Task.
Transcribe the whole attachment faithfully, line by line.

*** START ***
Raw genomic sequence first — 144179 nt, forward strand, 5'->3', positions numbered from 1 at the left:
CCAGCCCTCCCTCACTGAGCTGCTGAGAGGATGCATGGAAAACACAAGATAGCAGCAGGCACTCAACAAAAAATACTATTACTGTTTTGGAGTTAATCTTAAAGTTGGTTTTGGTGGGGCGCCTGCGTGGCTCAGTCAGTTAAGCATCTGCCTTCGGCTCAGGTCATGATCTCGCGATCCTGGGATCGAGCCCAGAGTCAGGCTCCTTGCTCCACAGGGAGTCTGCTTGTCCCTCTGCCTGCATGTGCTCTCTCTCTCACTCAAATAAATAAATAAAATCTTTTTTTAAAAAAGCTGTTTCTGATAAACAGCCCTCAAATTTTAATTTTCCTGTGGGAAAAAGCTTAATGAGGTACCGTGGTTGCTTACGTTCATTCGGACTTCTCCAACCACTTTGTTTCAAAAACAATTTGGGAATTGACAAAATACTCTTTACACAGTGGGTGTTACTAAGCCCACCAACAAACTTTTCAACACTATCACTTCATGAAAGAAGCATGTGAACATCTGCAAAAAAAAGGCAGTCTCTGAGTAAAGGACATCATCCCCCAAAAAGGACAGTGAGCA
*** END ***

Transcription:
Raw genomic sequence first — 144179 nt, forward strand, 5'->3', positions numbered from 1 at the left:
CCAGCCCTCCCTCACTGAGCTGCTGAGAGGATGCATGGAAAACACAAGATAGCAGCAGGCACTCAACAAAAAATACTATTACTGTTTTGGAGTTAATCTTAAAGTTGGTTTTGGTGGGGCGCCTGCGTGGCTCAGTCAGTTAAGCATCTGCCTTCGGCTCAGGTCATGATCTCGCGATCCTGGGATCGAGCCCAGAGTCAGGCTCCTTGCTCCACAGGGAGTCTGCTTGTCCCTCTGCCTGCATGTGCTCTCTCTCTCACTCAAATAAATAAATAAAATCTTTTTTTAAAAAAGCTGTTTCTGATAAACAGCCCTCAAATTTTAATTTTCCTGTGGGAAAAAGCTTAATGAGGTACCGTGGTTGCTTACGTTCATTCGGACTTCTCCAACCACTTTGTTTCAAAAACAATTTGGGAATTGACAAAATACTCTTTACACAGTGGGTGTTACTAAGCCCACCAACAAACTTTTCAACACTATCACTTCATGAAAGAAGCATGTGAACATCTGCAAAAAAAAGGCAGTCTCTGAGTAAAGGACATCATCCCCCAAAAAGGACAGTGAGCA